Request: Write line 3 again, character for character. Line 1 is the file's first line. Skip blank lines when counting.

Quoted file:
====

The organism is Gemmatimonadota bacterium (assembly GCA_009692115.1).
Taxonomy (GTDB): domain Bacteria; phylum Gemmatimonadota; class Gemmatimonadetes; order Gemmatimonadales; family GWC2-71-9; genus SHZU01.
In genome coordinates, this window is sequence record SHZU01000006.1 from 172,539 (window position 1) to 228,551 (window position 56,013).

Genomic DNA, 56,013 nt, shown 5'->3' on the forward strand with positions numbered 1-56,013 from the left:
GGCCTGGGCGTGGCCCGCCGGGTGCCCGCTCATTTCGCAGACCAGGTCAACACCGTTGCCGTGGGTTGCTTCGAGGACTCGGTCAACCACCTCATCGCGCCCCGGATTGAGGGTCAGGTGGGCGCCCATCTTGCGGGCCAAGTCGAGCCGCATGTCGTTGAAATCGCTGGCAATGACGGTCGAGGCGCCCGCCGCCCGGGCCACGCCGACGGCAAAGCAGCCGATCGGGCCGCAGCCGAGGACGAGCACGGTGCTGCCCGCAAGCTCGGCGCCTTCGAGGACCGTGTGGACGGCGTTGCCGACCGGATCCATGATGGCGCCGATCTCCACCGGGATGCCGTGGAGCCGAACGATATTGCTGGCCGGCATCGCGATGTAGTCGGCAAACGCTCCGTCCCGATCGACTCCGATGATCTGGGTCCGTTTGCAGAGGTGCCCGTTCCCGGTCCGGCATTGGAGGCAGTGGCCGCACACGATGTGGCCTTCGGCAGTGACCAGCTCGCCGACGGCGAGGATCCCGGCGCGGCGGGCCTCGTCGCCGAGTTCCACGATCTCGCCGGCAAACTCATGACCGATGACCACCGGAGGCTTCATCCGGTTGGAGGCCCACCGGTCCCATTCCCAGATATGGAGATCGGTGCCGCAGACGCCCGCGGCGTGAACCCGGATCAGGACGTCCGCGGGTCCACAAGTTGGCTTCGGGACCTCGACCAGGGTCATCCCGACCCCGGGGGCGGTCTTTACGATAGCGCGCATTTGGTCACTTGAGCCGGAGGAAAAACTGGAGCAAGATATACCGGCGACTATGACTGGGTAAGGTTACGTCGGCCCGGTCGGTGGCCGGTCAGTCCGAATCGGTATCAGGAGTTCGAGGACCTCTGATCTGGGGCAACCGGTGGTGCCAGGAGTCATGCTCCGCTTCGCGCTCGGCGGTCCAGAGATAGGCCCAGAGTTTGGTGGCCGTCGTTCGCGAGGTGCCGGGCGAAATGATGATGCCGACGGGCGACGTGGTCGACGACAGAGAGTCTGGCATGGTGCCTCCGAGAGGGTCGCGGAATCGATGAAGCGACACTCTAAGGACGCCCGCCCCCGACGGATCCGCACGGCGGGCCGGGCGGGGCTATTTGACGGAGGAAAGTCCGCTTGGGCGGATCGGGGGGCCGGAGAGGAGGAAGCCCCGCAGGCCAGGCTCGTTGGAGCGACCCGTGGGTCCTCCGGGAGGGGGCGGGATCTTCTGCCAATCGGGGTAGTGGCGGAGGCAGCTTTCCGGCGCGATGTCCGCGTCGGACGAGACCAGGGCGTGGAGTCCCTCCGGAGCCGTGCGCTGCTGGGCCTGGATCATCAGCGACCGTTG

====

In genome coordinates, this window is sequence record SHZU01000006.1 from 172,539 (window position 1) to 228,551 (window position 56,013).